Tongue tie is the improper positioning of tongue tissue in the mouth, which restricts the tongue's free movement.
Tongue tie occurs when the tissue on the underside of the front of the tongue is positioned too far forward on the tongue, making it difficult to move the tongue. This tissue is called the lingual frenulum.
If the tissue reaches the tip of the tongue, a V-shaped notch may be seen.
Tongue tie may cause feeding problems, tooth problems, and speech problems.
A doctor can diagnose this condition during a physical exam. The exam will show that the tongue tissue is attached too far forward.
Surgery is seldom necessary but if it is needed, it involves cutting the abnormally placed tissue. If the child has a mild case of tongue tie, the surgery may be done in the doctor's office. More severe cases are done in a hospital operating room. A surgical reconstruction procedure called a z-plasty closure may be required to prevent scar tissue formation.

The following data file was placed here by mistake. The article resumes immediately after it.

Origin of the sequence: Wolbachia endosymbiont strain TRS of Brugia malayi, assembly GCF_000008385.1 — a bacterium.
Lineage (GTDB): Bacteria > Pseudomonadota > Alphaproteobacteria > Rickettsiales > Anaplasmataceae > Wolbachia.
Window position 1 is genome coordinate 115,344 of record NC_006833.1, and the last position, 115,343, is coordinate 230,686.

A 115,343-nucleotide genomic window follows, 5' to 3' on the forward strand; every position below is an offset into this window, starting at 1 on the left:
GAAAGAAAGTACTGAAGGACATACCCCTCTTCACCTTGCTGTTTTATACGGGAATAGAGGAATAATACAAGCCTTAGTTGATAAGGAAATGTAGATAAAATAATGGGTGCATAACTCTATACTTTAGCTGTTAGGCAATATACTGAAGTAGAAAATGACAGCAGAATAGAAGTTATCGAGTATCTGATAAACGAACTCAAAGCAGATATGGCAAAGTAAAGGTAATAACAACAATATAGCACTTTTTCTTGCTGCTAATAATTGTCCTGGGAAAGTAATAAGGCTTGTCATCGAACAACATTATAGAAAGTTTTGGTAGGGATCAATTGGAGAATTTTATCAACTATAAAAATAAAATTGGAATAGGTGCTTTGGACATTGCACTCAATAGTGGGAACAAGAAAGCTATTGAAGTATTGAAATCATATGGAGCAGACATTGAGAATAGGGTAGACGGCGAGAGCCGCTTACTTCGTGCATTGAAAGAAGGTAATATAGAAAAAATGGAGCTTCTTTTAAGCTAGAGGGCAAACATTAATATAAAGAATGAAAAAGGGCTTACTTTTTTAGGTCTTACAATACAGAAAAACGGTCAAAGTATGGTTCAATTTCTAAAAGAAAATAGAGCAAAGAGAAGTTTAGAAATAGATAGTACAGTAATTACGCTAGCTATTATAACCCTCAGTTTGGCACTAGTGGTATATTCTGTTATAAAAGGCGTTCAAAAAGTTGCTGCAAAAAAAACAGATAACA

Surgery, if performed, is usually successful.
The complications are rare, but recurrence of tongue tie, tongue swelling, bleeding, infection, and damage to the ducts of the salivary glandsÃ‚Â may occur.
If you are concerned that your child may have tongue tie, have your health care provider examine it during a routine well-baby examination.